To continue on in this conversation your role is quite easy. Listen. Provide minimal encouragers to keep your child talking like “Hmm,” “Oh,” “I see,” and continue with the empathic statements, such as, “Yes, I can see how you’d be mad about that.” Through listening you may learn that your daughter is terrified of long division, that your preschooler’s runners are too small, that your son did ask for toast and you didn’t hear him as your checked your email, or that your teenager isn’t too thrilled with your rules.
Through the act of telling their story, our children can identify their emotions through their own narrative. For example, they might say, “I feel really frustrated and embarrassed when I can’t do long division;” “Wearing lady bugs makes me feel happy;” “I don’t’ like it when you ignore me; I feel like your email is more important than me;” or, “It’s not fair that I have to be home by 10:00.”
In turn, by listening to our children’s stories we can validate their feelings, and provide them with more appropriate means of expressing them. For example, we might say, “I felt embarrassed, too, when I had a hard time with my math. Next time you’re feeling embarrassed you can ask me to help; I would never think you are stupid,” or, “Next time you seem mad about your math homework I’m going to check in with you to see if you need help.”
Regardless of what the catalyst was, you will now know, your child will feel heard, and you can move on to problem solving mode, as well as consequence mode if necessary. Once your child has de-escalated from their heightened emotions and has connected with you, they will be more likely to accept and take part in problem solving for the future and making amends for the behavior.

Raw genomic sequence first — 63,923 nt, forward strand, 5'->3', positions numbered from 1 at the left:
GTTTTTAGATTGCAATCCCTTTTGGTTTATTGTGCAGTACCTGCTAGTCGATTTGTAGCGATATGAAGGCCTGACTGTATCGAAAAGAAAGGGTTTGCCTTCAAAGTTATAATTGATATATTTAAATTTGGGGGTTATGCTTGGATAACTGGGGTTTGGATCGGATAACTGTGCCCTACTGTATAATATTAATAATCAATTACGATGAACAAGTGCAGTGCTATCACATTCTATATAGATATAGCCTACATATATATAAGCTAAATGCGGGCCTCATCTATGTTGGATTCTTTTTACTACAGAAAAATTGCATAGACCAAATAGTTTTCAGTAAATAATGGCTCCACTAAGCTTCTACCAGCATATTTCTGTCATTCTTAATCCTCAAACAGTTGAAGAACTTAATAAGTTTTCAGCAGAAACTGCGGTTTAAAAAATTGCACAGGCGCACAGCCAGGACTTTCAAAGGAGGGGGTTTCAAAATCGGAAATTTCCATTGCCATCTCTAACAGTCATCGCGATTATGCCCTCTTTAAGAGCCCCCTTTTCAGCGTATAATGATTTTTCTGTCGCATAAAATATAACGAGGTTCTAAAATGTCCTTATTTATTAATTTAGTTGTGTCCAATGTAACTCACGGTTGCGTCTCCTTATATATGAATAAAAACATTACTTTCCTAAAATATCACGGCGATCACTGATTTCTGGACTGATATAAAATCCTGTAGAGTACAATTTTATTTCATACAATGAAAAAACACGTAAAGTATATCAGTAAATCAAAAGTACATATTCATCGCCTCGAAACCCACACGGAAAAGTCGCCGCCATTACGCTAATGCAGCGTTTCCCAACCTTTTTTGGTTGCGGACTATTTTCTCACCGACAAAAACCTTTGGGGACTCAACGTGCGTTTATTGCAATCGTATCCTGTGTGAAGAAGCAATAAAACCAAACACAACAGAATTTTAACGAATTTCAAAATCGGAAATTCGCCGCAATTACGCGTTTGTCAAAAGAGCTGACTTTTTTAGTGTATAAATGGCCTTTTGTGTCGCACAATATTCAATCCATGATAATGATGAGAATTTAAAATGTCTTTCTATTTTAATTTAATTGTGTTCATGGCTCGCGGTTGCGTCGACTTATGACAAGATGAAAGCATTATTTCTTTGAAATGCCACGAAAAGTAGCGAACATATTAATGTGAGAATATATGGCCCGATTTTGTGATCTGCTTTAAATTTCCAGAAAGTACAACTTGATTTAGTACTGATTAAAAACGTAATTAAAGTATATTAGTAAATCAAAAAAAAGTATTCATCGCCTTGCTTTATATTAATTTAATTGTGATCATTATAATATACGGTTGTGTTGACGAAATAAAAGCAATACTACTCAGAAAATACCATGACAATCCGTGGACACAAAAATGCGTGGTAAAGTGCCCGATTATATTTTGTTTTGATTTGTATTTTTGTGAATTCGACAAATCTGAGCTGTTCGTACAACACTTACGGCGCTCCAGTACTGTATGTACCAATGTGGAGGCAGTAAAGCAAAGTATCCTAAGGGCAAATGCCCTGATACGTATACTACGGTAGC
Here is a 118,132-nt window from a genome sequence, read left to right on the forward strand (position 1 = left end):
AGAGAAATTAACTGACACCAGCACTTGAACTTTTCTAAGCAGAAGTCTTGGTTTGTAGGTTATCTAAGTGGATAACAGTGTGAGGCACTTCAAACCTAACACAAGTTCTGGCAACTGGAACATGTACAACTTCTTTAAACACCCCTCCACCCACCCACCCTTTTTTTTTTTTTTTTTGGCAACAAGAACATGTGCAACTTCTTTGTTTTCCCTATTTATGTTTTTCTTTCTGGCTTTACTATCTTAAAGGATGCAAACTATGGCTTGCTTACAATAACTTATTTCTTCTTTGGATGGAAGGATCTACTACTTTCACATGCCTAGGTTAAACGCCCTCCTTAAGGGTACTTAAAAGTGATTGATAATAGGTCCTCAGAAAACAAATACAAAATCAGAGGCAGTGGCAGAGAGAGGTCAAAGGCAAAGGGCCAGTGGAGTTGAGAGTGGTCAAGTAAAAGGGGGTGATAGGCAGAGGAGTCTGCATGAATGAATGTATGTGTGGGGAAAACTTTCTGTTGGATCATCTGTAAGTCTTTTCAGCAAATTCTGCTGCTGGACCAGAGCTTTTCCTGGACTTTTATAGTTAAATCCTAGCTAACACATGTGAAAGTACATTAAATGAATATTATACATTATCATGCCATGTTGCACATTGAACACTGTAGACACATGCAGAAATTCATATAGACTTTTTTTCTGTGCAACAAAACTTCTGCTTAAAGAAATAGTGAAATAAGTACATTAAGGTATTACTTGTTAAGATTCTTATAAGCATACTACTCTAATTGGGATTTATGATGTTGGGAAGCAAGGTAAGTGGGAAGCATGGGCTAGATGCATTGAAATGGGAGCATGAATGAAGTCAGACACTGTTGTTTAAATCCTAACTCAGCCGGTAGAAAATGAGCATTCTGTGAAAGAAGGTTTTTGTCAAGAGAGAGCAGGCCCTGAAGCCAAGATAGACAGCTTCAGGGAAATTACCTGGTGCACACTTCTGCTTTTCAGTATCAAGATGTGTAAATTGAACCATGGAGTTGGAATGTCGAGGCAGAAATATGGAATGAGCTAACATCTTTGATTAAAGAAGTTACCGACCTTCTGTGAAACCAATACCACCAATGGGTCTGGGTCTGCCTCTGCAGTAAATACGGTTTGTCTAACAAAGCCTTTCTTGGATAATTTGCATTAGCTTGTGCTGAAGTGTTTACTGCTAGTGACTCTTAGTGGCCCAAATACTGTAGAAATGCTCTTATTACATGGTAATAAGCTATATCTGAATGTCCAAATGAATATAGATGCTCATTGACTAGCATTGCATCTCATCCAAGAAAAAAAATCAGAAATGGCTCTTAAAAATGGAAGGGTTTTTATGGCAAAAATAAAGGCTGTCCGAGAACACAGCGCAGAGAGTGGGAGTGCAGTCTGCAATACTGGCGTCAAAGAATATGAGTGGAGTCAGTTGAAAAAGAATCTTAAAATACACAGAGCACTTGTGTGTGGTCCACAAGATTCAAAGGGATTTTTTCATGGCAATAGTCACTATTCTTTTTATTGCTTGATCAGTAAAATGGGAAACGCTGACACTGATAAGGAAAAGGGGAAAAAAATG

I think the most important thing to remember about empathizing is that it is not sympathizing. You do not need to agree with your child to empathize with them; you just need to allow them to experience what they feel, and validate it. To try to change or fix the feeling is not empathizing. However, this is what we often do as adults because it hurts to see our children experiencing negative emotions, or because we don’t think our children are reacting rationally enough in our own minds.
Now, imagine if your child can respond as described above to another child in their class who is upset, or to a friend in high school who is being bullied, or to a peer who is a bully. Well, believe it or not, I’ve seen my five year old leave her peers and approach a child unknown to her who was in tears on the playground. Now, she didn’t say, “Hmmm you look sad,” but she put her arm around the little girl and asked very quietly, “What’s wrong?” She was then
able to come to me and tell me the little girl couldn’t find her mom and that she was scared. By providing our kids with empathy, they will pay it forward, and that’s a gift that’s as good to give as it is to receive.
Shivaun is a Cognitive Coaching Specialist, providing coaching services to individuals with developmental disabilities, social, and/or behavioral challenges, and their families. Shivaun is a mother of two who actively works with other parents towards developing personalized, realistic and tailor made parenting strategies. Shivaun’s areas of expertise in coaching surround the Autism Spectrum and AD/HD. She also provides cognitive training programs (including PACE) to those with Learning
Disabilities and/or AD/HD.